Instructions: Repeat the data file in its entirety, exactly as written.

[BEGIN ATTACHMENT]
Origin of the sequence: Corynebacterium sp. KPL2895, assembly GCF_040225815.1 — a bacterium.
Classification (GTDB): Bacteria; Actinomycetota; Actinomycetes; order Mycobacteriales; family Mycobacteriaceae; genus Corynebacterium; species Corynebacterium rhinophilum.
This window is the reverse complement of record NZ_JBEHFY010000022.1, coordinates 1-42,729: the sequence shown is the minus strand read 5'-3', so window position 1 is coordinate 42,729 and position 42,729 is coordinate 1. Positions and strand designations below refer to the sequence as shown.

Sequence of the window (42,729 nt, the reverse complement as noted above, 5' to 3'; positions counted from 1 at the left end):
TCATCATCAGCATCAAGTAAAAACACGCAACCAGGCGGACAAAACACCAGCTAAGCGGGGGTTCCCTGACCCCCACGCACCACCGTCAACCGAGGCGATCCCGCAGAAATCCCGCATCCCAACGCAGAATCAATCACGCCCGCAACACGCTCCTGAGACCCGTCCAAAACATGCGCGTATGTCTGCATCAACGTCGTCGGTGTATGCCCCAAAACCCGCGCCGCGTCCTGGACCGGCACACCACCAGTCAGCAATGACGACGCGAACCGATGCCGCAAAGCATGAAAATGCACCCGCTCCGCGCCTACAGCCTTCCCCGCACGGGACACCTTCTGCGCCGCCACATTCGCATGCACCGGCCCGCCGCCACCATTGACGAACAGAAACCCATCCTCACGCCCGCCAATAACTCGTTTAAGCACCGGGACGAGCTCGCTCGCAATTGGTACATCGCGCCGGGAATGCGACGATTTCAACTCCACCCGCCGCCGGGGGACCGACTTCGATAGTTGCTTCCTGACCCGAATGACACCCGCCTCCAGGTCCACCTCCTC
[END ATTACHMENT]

Origin of the sequence: Corynebacterium sp. KPL2895, assembly GCF_040225815.1 — a bacterium.
Classification (GTDB): Bacteria; Actinomycetota; Actinomycetes; order Mycobacteriales; family Mycobacteriaceae; genus Corynebacterium; species Corynebacterium rhinophilum.
This window is the reverse complement of record NZ_JBEHFY010000022.1, coordinates 1-42,729: the sequence shown is the minus strand read 5'-3', so window position 1 is coordinate 42,729 and position 42,729 is coordinate 1. Positions and strand designations below refer to the sequence as shown.

Sequence of the window (42,729 nt, the reverse complement as noted above, 5' to 3'; positions counted from 1 at the left end):
TCATCATCAGCATCAAGTAAAAACACGCAACCAGGCGGACAAAACACCAGCTAAGCGGGGGTTCCCTGACCCCCACGCACCACCGTCAACCGAGGCGATCCCGCAGAAATCCCGCATCCCAACGCAGAATCAATCACGCCCGCAACACGCTCCTGAGACCCGTCCAAAACATGCGCGTATGTCTGCATCAACGTCGTCGGTGTATGCCCCAAAACCCGCGCCGCGTCCTGGACCGGCACACCACCAGTCAGCAATGACGACGCGAACCGATGCCGCAAAGCATGAAAATGCACCCGCTCCGCGCCTACAGCCTTCCCCGCACGGGACACCTTCTGCGCCGCCACATTCGCATGCACCGGCCCGCCGCCACCATTGACGAACAGAAACCCATCCTCACGCCCGCCAATAACTCGTTTAAGCACCGGGACGAGCTCGCTCGCAATTGGTACATCGCGCCGGGAATGCGACGATTTCAACTCCACCCGCCGCCGGGGGACCGACTTCGATAGTTGCTTCCTGACCCGAATGACACCCGCCTCCAGGTCCACCTCCTC